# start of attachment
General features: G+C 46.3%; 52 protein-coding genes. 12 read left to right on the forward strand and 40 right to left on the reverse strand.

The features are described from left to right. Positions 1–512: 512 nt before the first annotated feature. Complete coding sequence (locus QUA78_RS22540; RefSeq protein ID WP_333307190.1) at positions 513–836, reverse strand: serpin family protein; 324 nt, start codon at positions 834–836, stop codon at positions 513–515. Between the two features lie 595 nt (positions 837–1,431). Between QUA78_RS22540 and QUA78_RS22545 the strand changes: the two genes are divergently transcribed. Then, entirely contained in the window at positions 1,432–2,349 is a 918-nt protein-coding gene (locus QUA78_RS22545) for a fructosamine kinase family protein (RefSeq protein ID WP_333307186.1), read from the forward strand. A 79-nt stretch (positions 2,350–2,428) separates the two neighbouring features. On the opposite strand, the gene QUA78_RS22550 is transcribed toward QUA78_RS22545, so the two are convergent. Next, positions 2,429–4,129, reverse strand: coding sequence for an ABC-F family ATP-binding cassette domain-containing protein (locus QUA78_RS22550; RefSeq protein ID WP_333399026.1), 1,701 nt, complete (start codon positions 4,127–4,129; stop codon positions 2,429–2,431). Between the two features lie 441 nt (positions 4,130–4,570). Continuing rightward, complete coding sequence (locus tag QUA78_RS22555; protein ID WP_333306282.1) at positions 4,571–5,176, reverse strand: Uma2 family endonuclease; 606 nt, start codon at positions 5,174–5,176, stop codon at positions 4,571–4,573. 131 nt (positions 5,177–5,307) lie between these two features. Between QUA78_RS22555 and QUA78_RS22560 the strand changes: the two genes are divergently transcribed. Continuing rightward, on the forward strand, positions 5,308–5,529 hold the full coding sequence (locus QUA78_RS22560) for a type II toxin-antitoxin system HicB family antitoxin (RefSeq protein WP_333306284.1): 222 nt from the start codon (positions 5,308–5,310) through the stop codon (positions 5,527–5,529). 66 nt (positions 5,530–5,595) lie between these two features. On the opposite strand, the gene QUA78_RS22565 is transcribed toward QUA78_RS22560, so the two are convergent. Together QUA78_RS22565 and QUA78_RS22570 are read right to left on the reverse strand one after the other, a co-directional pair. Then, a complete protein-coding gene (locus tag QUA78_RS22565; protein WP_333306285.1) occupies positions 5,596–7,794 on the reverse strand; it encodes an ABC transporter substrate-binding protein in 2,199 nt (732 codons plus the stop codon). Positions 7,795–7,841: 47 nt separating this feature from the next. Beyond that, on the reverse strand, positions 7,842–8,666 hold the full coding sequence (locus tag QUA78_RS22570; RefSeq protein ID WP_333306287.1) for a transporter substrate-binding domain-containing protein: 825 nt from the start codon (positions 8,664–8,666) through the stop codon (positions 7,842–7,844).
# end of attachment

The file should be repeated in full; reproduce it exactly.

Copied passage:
General features: G+C 46.3%; 52 protein-coding genes. 12 read left to right on the forward strand and 40 right to left on the reverse strand.

The features are described from left to right. Positions 1–512: 512 nt before the first annotated feature. Complete coding sequence (locus QUA78_RS22540; RefSeq protein ID WP_333307190.1) at positions 513–836, reverse strand: serpin family protein; 324 nt, start codon at positions 834–836, stop codon at positions 513–515. Between the two features lie 595 nt (positions 837–1,431). Between QUA78_RS22540 and QUA78_RS22545 the strand changes: the two genes are divergently transcribed. Then, entirely contained in the window at positions 1,432–2,349 is a 918-nt protein-coding gene (locus QUA78_RS22545) for a fructosamine kinase family protein (RefSeq protein ID WP_333307186.1), read from the forward strand. A 79-nt stretch (positions 2,350–2,428) separates the two neighbouring features. On the opposite strand, the gene QUA78_RS22550 is transcribed toward QUA78_RS22545, so the two are convergent. Next, positions 2,429–4,129, reverse strand: coding sequence for an ABC-F family ATP-binding cassette domain-containing protein (locus QUA78_RS22550; RefSeq protein ID WP_333399026.1), 1,701 nt, complete (start codon positions 4,127–4,129; stop codon positions 2,429–2,431). Between the two features lie 441 nt (positions 4,130–4,570). Continuing rightward, complete coding sequence (locus tag QUA78_RS22555; protein ID WP_333306282.1) at positions 4,571–5,176, reverse strand: Uma2 family endonuclease; 606 nt, start codon at positions 5,174–5,176, stop codon at positions 4,571–4,573. 131 nt (positions 5,177–5,307) lie between these two features. Between QUA78_RS22555 and QUA78_RS22560 the strand changes: the two genes are divergently transcribed. Continuing rightward, on the forward strand, positions 5,308–5,529 hold the full coding sequence (locus QUA78_RS22560) for a type II toxin-antitoxin system HicB family antitoxin (RefSeq protein WP_333306284.1): 222 nt from the start codon (positions 5,308–5,310) through the stop codon (positions 5,527–5,529). 66 nt (positions 5,530–5,595) lie between these two features. On the opposite strand, the gene QUA78_RS22565 is transcribed toward QUA78_RS22560, so the two are convergent. Together QUA78_RS22565 and QUA78_RS22570 are read right to left on the reverse strand one after the other, a co-directional pair. Then, a complete protein-coding gene (locus tag QUA78_RS22565; protein WP_333306285.1) occupies positions 5,596–7,794 on the reverse strand; it encodes an ABC transporter substrate-binding protein in 2,199 nt (732 codons plus the stop codon). Positions 7,795–7,841: 47 nt separating this feature from the next. Beyond that, on the reverse strand, positions 7,842–8,666 hold the full coding sequence (locus tag QUA78_RS22570; RefSeq protein ID WP_333306287.1) for a transporter substrate-binding domain-containing protein: 825 nt from the start codon (positions 8,664–8,666) through the stop codon (positions 7,842–7,844).